Smoother waters ahead (with a spot of chop)
Despite a challenging year in 2020, for financial markets the year has been extraordinary. The global pandemic was a black swan event that caused the biggest quarterly drop in global GDP and increase in unemployment since the Great Depression. The drawdown in equity and credit markets was one of the fastest on record. There were many other firsts: Oil prices temporarily became negative, volatility (VIX) surpassed levels observed during the depth of the global financial crisis, and already robust central bank balance sheets ballooned $7 trillion more.
Yet, if the market meltdown was unprecedented, so has been the recovery that followed. In short, nothing about 2020 was normal. We believe 2021, in contrast, will feature a slow and steady return to normalcy. With further advancements in COVID testing, contact tracing, and vaccine deployment diminishing the need for social distancing, economic growth should recover further. The improvement in fundamentals should bode well for risk markets and cyclical assets in particular.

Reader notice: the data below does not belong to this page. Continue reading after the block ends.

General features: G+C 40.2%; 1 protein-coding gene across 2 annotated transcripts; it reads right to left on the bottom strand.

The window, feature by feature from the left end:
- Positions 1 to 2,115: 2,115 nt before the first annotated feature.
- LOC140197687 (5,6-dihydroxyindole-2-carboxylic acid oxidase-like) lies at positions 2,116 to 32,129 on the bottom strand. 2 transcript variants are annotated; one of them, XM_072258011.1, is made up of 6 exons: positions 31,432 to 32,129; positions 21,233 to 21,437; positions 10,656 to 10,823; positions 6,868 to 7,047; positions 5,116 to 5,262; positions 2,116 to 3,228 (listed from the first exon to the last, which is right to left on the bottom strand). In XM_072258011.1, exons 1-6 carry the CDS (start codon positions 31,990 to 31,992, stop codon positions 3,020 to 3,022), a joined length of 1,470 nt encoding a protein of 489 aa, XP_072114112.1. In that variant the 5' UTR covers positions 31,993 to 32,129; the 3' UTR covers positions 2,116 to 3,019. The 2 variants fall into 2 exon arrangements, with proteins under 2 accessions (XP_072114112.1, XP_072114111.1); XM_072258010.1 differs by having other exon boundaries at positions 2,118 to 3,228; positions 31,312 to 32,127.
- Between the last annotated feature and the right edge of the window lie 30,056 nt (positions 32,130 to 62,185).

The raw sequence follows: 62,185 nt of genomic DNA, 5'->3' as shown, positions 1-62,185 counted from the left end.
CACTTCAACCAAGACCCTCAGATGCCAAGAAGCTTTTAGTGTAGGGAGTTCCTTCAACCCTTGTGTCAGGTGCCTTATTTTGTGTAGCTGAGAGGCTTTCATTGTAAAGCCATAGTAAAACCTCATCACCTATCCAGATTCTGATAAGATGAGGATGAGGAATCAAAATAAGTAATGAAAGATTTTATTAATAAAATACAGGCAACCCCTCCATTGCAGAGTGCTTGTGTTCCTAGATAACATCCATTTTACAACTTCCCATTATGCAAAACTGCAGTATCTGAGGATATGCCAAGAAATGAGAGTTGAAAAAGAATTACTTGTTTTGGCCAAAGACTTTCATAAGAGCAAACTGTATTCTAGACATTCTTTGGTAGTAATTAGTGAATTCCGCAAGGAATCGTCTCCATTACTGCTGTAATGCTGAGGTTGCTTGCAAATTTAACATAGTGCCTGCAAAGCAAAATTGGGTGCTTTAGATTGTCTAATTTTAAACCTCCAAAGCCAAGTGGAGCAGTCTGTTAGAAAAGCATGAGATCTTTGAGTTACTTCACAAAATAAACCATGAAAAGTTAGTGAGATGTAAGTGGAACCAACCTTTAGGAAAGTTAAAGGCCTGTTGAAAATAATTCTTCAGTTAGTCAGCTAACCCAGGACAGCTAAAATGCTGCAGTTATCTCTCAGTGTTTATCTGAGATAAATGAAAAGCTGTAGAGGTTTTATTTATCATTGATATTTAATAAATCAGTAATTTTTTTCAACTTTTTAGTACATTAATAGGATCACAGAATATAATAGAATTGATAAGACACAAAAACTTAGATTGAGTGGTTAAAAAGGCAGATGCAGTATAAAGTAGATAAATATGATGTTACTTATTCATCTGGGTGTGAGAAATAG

We are positioning multi-asset portfolios to benefit from a recovery in 2021.
Looking back over the year, we have gone – rather abruptly – from a late cycle environment in December 2019 to an early cycle environment in December 2020. Back in late 2019, we were concerned about slowing growth, rich valuations, and high levels of corporate leverage. While almost no one, including us, predicted how the pandemic would unfold in different parts of the world, its aftermath has left the global economy in a completely different place in less than a year. As the global economy transitions to an early cycle phase, we expect profit growth to accelerate, although a high degree of uncertainty remains on the speed and strength of recovery given the opposite forces of slow economic activity and record monetary and fiscal stimulus.